Matthew Blyth runs a flock of 1,000 Lleyn and Lleyn-cross ewes at Didling Farms, West Sussex. The farm is just under 500 hectares, with 170ha available for grazing. This includes 84ha of permanent pasture, 30ha zero input grass, 42ha low input grass with the remainder made up of five year and clover leys. Mr Blyth has been operating a rotational grazing system for around five years which, he believes, has helped with pasture productivity and the level of worm challenge. A small herd of cattle follows the sheep to help with this.
The flock lambs indoors, with the vast majority lambing in a tight, three-week block.
“We strive for optimum lamb growth from the pasture we have available,” explains Mr Blyth. “This means we need to ensure good grass as well as making sure lambs are able to efficiently convert what they eat into growth rates. A heavy worm burden would affect this, so we plan our wormer strategy at the beginning of the season and check worm levels using FECs.”
As someone who has to bring sheep onto the unit occasionally, Mr Blyth operates a quarantine system to ensure he’s not allowing resistant worms to get into the flock.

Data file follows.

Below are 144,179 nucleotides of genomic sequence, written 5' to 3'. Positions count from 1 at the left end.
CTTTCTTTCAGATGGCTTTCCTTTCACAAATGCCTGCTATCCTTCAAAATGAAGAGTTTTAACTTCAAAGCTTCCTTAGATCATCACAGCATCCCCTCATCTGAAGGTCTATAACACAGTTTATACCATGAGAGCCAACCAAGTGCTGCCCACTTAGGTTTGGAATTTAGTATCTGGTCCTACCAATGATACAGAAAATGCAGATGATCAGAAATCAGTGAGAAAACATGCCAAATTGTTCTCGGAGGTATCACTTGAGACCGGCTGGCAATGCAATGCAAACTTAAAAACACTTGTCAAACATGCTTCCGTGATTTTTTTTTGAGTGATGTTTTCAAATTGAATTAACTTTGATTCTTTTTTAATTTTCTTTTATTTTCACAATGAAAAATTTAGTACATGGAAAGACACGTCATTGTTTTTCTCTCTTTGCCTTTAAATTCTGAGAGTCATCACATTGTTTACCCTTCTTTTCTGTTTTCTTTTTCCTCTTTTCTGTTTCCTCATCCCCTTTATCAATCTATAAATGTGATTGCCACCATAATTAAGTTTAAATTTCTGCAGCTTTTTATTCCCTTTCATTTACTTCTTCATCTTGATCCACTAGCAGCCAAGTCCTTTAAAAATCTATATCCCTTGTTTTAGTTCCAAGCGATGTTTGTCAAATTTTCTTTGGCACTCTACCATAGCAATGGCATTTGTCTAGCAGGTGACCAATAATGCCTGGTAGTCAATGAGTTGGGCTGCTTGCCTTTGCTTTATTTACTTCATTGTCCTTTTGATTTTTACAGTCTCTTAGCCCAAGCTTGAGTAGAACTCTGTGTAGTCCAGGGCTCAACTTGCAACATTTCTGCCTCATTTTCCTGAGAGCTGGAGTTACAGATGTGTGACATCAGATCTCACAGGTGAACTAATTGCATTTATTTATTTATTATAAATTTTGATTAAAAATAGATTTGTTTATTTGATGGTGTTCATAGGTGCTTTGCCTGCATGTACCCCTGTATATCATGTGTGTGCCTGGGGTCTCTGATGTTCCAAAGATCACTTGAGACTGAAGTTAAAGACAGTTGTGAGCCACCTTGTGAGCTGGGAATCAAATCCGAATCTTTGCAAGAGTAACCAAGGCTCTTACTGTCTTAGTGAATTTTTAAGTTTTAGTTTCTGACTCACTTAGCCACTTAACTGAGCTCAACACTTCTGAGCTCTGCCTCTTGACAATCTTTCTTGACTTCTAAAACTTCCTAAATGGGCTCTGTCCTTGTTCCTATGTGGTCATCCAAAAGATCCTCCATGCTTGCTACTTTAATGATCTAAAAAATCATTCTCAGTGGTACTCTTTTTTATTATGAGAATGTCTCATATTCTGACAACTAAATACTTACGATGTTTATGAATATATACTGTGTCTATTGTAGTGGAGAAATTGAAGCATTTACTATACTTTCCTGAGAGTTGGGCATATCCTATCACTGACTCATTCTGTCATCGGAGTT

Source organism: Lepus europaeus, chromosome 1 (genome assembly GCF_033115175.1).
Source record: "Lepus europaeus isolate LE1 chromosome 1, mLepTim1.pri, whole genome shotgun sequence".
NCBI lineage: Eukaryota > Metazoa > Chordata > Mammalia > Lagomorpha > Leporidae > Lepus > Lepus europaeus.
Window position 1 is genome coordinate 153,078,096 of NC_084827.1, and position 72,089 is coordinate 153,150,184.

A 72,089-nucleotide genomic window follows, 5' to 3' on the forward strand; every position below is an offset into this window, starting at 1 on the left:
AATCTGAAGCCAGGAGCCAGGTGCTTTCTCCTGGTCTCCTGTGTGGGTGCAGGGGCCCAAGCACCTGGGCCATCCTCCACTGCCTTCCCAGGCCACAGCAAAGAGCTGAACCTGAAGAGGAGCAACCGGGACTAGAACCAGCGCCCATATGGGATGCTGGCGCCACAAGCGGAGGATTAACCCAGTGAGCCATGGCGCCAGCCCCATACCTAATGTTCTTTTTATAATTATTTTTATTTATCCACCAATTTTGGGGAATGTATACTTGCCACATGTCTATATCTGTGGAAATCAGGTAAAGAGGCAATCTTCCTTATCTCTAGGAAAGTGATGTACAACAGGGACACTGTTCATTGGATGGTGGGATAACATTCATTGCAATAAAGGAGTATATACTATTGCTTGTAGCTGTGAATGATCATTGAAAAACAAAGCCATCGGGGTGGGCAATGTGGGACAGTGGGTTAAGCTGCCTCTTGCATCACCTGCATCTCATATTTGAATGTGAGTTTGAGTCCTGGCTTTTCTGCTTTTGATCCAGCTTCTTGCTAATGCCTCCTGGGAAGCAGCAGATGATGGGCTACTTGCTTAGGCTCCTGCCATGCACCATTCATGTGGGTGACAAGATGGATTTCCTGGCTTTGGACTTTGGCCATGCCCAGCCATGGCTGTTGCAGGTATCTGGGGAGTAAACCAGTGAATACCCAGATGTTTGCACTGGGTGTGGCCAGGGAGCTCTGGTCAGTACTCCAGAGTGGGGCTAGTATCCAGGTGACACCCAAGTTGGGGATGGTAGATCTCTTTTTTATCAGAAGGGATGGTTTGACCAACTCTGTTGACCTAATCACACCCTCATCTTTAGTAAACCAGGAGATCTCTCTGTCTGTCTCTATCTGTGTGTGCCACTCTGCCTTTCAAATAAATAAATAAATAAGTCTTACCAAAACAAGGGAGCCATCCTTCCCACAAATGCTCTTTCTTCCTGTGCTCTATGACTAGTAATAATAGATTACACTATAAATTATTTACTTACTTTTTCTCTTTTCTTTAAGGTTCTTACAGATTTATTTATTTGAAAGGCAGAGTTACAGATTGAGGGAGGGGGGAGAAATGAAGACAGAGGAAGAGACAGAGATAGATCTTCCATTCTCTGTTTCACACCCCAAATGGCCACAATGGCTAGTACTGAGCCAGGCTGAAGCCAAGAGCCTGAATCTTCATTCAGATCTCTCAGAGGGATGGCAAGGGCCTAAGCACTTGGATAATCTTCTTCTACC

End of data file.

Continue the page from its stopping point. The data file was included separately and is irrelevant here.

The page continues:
“We use Zolvix as part of a quarantine treatment for all sheep coming on to the farm. We do try to minimise the amount of bought in stock but those we do bring in this year will be treated with an orange wormer and an injectable for scab on arrival and then housed for 48 hours before being turned out on to dirty pasture. This will ensure no resistant worms are imported onto the farm,” Mr Blyth says.
Anyone bringing new sheep onto the unit, or moving animals back onto the farm should carefully quarantine them, ensuring they are put straight into a separate yard or housing area on arrival. Sheep should be weighed and drenched carefully with one of the newer wormers (e.g. Group 4 AD Zolvix) to remove any resistant worms that are in the sheep. In addition, a treatment for scab is advised. Sheep should not be turned out for 24-48 hours and, when turned out, that should be onto ‘dirty’ pasture i.e. pasture that has had sheep on that season just in case any missed worms are excreted.
“I think a lot of farmers are guilty of overestimating how effective certain actives and treatments can be when, in reality, resistance to the white, clear and yellow wormer groups has reached high levels. It is not too late to slow the development of anthelmintic resistance down on most farms. By acting now and incorporating the newer actives as strategic doses it’s possible to safeguard the future of worm control on your farm,” Mr Blyth concludes.